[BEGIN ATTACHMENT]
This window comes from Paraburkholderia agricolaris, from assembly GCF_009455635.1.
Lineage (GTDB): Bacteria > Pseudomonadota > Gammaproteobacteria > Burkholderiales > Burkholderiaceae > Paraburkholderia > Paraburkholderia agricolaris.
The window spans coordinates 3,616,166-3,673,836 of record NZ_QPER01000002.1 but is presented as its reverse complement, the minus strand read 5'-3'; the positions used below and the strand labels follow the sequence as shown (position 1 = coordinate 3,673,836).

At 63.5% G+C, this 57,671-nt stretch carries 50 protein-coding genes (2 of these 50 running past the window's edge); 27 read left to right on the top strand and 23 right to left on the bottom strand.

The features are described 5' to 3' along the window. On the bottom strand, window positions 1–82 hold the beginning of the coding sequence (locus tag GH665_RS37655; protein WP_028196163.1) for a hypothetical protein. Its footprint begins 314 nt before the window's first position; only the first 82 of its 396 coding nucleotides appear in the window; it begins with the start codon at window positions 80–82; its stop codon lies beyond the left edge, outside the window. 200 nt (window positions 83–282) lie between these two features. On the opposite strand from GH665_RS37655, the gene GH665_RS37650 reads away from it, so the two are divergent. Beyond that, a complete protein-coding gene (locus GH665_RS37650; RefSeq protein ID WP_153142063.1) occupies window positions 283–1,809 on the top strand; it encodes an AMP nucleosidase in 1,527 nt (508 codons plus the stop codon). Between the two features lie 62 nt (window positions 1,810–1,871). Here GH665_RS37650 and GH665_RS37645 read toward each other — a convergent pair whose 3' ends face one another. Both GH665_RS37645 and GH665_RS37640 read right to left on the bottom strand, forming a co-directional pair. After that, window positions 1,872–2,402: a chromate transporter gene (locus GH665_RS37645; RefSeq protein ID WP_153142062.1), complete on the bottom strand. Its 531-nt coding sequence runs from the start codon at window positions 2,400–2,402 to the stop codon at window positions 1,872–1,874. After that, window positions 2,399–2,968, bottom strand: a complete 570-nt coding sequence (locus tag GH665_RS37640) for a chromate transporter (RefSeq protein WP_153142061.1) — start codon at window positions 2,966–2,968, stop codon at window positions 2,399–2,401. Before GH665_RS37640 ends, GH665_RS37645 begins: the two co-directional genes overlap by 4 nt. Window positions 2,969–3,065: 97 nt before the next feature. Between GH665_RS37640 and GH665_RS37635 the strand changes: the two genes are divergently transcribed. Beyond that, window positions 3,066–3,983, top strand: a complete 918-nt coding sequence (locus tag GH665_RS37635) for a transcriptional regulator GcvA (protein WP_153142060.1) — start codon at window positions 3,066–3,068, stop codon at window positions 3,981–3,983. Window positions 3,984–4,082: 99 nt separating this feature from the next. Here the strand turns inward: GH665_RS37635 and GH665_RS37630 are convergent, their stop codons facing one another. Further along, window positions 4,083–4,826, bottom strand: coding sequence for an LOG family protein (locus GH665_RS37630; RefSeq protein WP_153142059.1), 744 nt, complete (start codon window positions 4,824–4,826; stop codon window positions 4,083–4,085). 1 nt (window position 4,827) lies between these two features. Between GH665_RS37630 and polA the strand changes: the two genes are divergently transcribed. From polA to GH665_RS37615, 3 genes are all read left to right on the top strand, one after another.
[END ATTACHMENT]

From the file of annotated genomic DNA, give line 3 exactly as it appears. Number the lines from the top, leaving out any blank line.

The window spans coordinates 3,616,166-3,673,836 of record NZ_QPER01000002.1 but is presented as its reverse complement, the minus strand read 5'-3'; the positions used below and the strand labels follow the sequence as shown (position 1 = coordinate 3,673,836).